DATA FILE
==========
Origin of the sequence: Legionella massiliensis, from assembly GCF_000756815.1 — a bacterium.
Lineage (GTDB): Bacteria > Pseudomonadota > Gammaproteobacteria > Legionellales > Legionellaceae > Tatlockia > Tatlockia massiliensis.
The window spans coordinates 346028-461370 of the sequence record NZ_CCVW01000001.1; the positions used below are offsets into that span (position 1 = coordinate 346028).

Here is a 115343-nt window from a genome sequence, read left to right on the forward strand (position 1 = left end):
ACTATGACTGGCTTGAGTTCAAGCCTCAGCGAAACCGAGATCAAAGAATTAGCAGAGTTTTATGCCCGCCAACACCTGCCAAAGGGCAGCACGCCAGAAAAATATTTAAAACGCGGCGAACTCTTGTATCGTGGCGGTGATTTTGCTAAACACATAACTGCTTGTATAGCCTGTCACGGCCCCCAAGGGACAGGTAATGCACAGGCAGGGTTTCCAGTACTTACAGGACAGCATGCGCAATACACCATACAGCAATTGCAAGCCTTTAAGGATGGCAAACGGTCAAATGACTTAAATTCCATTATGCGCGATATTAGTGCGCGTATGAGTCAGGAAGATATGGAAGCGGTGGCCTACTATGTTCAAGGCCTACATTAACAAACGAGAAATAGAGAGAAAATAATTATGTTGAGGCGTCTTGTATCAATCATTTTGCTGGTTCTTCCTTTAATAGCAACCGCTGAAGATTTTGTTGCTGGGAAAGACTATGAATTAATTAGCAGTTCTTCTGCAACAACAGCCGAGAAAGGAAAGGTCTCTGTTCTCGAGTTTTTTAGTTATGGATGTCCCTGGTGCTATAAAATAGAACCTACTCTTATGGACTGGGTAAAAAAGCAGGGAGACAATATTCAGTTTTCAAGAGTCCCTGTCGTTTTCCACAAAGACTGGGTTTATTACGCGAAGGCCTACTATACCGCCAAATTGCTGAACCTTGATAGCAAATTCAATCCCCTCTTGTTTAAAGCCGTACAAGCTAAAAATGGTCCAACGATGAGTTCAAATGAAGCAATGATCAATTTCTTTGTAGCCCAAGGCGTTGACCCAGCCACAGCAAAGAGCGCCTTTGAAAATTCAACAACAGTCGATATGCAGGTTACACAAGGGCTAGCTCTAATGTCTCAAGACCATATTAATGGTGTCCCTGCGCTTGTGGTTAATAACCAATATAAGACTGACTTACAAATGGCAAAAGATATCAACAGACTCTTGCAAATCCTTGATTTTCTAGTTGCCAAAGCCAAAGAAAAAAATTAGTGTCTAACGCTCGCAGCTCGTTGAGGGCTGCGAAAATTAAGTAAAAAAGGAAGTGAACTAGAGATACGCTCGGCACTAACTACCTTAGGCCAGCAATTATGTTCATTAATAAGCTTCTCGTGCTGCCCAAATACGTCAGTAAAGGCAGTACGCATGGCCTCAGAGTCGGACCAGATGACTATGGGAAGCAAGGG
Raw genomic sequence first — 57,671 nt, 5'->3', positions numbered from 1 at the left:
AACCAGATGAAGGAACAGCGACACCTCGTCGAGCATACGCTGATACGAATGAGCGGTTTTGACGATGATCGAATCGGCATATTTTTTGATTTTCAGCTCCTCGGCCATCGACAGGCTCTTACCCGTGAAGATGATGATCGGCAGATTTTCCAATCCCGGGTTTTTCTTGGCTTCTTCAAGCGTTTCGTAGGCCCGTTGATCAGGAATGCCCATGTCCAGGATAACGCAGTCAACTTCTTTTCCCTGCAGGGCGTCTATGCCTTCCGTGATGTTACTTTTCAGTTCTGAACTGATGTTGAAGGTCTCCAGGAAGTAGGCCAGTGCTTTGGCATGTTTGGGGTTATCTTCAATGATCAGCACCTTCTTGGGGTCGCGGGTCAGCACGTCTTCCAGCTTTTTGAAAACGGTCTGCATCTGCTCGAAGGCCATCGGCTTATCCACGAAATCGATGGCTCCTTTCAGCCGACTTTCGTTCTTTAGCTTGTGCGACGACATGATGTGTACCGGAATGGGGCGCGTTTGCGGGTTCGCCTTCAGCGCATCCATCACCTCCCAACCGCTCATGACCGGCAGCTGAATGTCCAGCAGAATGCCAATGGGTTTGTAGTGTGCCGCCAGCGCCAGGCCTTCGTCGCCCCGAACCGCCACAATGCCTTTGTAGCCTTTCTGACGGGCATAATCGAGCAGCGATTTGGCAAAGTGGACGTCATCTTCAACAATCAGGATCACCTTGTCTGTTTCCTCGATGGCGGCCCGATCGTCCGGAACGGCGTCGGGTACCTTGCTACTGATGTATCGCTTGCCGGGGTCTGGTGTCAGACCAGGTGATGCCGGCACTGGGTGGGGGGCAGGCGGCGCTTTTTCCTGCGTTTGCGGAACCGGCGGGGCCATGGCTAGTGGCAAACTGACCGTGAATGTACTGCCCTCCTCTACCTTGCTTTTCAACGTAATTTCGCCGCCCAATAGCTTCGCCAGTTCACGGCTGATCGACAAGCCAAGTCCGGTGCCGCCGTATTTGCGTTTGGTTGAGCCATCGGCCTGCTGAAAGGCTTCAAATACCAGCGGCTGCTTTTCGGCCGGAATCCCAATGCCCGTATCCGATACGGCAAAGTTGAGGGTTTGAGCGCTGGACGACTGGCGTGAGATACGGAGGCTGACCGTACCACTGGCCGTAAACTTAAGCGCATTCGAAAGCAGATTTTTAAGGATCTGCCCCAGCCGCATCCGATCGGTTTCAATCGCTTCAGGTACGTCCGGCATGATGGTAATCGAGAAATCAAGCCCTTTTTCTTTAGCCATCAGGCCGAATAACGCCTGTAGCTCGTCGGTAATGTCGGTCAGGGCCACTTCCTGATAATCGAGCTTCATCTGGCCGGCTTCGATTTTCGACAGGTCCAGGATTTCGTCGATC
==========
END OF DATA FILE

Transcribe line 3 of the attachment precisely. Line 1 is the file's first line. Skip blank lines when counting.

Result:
The window spans coordinates 346028-461370 of the sequence record NZ_CCVW01000001.1; the positions used below are offsets into that span (position 1 = coordinate 346028).